Second, further inspection of the tariffs that were harmonized after the creation of the CU shows that Kazakhstan had a significant impact on the setting of new tariff rates, and especially so in the case of specific (that is, per unit of quantity) tariffs that are typically more protectionist. In particular, Russian-specific tariffs averaged 29% in 2009 and fell to 23.5% in 2010, representing a significant drop, while Kazakh-specific tariffs went up from 14% to 22% during the same time period. This demonstrates that the common external tariff for the most protected goods was a compromised choice. Ad valorem (that is, value-based) tariffs have a much lower average rate, and were much more heavily influenced by Russian rates (as an indicator, Russian average ad valorem tariff rate was 8.8% in 2009 and only slightly lower – 8.1% in 2010). It follows that the rise in the specific tariff rate of Kazakhstan can explain almost all the increase in the average rate, but precisely these tariffs were set as a compromise.

This mixture of influences in the setting of new tariff rates would suggest that there might be strategic thinking involved in the formation of the CU rather than a simple expansion of one country’s policies into the others.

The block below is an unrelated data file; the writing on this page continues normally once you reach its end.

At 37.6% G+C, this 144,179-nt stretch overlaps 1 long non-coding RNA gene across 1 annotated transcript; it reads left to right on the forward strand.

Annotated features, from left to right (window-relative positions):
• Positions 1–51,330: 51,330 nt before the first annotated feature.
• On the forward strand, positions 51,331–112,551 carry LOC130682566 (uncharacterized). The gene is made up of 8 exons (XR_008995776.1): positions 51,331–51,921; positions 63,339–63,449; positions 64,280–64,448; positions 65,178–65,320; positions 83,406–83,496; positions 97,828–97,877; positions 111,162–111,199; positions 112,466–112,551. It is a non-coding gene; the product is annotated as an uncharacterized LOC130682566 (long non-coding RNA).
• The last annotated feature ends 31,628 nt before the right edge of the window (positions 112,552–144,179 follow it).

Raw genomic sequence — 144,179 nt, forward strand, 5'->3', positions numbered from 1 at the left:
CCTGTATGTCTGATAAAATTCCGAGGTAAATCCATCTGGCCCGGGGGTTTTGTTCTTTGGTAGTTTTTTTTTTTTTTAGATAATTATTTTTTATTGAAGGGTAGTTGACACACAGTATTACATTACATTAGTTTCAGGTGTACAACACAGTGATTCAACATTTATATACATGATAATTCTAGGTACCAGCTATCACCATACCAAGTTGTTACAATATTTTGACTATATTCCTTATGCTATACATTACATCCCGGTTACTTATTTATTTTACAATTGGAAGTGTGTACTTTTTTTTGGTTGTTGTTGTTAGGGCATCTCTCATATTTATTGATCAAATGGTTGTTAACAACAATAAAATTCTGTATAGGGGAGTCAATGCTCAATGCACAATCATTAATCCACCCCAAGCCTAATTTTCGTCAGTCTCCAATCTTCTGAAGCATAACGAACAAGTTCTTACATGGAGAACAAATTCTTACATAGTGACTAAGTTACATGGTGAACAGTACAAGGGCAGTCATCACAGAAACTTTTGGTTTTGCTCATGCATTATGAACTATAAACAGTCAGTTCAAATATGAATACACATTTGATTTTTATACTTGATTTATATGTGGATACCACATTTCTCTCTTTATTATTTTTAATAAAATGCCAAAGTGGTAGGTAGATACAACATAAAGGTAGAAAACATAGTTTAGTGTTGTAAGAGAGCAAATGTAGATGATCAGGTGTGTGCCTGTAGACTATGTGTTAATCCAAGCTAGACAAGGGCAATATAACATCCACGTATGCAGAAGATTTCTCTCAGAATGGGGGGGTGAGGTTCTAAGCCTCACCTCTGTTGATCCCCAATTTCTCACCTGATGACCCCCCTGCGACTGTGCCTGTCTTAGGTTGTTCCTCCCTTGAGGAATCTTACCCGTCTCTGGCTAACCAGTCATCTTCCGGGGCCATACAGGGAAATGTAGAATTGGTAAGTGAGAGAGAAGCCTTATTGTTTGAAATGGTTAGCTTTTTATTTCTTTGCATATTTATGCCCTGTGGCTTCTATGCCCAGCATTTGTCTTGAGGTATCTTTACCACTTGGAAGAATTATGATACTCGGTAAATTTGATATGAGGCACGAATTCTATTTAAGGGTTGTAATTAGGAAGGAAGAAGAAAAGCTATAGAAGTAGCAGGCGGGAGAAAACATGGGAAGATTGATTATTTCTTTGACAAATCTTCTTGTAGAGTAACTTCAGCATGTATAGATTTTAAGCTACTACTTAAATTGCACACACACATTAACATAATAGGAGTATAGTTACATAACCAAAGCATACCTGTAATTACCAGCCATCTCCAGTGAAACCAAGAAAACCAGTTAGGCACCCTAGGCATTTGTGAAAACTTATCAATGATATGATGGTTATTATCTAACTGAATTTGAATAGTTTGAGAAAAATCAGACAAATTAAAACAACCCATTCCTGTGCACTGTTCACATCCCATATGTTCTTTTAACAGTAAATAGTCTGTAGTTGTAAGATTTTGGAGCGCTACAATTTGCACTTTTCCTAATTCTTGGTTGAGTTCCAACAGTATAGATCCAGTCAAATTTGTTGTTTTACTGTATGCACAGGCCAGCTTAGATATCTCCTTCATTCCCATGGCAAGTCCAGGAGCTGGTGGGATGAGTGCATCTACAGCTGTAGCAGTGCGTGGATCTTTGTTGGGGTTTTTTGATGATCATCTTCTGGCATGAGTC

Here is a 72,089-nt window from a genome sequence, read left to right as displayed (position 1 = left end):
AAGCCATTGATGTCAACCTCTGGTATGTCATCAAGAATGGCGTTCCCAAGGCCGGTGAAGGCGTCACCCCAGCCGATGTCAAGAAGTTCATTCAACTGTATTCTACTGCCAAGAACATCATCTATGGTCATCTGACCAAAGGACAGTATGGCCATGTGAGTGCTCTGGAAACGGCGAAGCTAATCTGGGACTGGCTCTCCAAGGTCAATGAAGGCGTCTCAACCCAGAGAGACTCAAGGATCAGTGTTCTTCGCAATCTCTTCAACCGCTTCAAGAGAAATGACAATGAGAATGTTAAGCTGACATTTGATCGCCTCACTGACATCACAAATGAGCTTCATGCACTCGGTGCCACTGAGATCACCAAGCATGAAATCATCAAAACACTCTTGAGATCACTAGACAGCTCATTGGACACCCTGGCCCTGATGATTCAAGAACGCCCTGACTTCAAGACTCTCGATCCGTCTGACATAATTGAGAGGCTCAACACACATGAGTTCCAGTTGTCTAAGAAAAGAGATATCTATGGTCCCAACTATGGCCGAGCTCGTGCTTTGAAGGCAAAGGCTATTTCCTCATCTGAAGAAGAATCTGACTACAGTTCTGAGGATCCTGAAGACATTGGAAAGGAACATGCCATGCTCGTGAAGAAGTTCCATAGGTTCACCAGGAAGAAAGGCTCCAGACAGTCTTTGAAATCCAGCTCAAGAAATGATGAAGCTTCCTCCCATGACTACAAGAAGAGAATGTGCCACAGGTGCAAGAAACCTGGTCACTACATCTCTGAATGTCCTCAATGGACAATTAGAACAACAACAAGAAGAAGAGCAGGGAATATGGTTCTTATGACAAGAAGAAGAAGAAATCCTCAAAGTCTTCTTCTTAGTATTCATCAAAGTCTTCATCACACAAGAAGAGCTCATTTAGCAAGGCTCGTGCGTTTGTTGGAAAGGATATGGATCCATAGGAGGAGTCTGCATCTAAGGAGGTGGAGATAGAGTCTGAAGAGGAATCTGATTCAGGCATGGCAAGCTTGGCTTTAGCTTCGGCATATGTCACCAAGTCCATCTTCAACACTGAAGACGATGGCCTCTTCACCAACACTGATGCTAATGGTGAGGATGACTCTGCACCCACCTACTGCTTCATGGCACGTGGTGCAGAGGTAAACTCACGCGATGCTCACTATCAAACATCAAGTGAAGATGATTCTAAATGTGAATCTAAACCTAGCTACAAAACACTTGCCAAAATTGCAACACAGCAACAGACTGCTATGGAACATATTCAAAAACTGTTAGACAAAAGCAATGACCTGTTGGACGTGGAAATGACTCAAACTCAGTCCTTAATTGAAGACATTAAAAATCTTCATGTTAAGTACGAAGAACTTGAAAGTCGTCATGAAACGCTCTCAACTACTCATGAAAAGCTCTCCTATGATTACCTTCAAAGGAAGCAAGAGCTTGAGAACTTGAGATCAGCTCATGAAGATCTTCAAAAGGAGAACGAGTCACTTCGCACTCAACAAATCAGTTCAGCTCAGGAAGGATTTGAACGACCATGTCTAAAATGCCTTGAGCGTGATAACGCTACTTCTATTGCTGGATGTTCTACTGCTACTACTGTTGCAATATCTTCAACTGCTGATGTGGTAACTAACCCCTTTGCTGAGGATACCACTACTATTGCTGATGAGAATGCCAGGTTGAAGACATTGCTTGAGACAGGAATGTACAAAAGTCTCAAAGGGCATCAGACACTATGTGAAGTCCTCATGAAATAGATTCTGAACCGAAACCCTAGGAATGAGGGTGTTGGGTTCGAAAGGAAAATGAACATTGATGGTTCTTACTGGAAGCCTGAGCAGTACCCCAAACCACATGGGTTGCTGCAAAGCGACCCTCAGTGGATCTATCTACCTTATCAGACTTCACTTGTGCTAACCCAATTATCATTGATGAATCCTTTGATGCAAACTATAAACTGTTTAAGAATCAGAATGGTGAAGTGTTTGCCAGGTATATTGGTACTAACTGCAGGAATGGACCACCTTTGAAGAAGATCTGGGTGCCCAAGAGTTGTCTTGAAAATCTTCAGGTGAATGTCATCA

Gnutzmann and Mkrtchyan (2013) consider a standard oligopolistic model of trade bloc formation with political economy motivations in order to bring a theoretical explanation behind the observed tariff changes. They derive an estimable equation of the common external tariff as a function of individual country tariff rates before and after the formation of the CU. Converting the specific tariffs into their ad valorem equivalents, they obtain that the common tariff in a CU can be presented as a linear combination of individual member-state tariffs and a sector-specific fixed effect, with the weights of individual tariffs proportional to member states’ share in the CU economy.

Thus, the theoretical prediction involves conducting a linear estimation of the CU tariff as a function of individual past tariffs. We would expect the ratio of weights of individual past tariffs of Russia, Belarus and Kazakhstan to be equal to 85/5/10 respectively based on the ratio of their economies’ sizes. This would suggest that the new tariff rates are a simple, and straightforward, weighted average of the member states tariffs. Instead, the empirically estimated weight of Russia’s tariff rate is lower than the theoretically predicted one in all considered specifications, indicating  certain concessions offered by Russia to its partners, and in particular, to Kazakhstan. Namely, various estimation strategies suggest that the new tariff rates could be explained by past individual tariffs with a ratio of weights equal to around 67/11/21 for Russia, Belarus and Kazakhstan, respectively.